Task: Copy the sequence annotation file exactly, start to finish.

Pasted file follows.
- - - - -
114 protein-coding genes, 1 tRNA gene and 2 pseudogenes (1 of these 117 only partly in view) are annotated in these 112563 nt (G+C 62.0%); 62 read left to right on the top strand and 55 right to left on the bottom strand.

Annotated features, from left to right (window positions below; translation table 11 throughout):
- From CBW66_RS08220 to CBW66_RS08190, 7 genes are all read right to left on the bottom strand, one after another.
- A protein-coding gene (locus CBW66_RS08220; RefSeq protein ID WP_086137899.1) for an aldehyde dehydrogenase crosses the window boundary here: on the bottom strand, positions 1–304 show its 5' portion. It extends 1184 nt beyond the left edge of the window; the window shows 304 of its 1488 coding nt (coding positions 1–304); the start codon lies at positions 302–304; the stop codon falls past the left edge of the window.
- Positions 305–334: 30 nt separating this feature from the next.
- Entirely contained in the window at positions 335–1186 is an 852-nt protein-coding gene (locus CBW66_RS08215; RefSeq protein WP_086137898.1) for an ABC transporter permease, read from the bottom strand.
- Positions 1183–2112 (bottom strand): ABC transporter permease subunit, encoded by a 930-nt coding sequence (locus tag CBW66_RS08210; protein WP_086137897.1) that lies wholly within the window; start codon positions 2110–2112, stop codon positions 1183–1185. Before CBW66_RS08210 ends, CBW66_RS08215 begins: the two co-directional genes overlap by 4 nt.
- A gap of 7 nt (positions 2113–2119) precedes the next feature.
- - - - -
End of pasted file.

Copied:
114 protein-coding genes, 1 tRNA gene and 2 pseudogenes (1 of these 117 only partly in view) are annotated in these 112563 nt (G+C 62.0%); 62 read left to right on the top strand and 55 right to left on the bottom strand.

Annotated features, from left to right (window positions below; translation table 11 throughout):
- From CBW66_RS08220 to CBW66_RS08190, 7 genes are all read right to left on the bottom strand, one after another.
- A protein-coding gene (locus CBW66_RS08220; RefSeq protein ID WP_086137899.1) for an aldehyde dehydrogenase crosses the window boundary here: on the bottom strand, positions 1–304 show its 5' portion. It extends 1184 nt beyond the left edge of the window; the window shows 304 of its 1488 coding nt (coding positions 1–304); the start codon lies at positions 302–304; the stop codon falls past the left edge of the window.
- Positions 305–334: 30 nt separating this feature from the next.
- Entirely contained in the window at positions 335–1186 is an 852-nt protein-coding gene (locus CBW66_RS08215; RefSeq protein WP_086137898.1) for an ABC transporter permease, read from the bottom strand.
- Positions 1183–2112 (bottom strand): ABC transporter permease subunit, encoded by a 930-nt coding sequence (locus tag CBW66_RS08210; protein WP_086137897.1) that lies wholly within the window; start codon positions 2110–2112, stop codon positions 1183–1185. Before CBW66_RS08210 ends, CBW66_RS08215 begins: the two co-directional genes overlap by 4 nt.
- A gap of 7 nt (positions 2113–2119) precedes the next feature.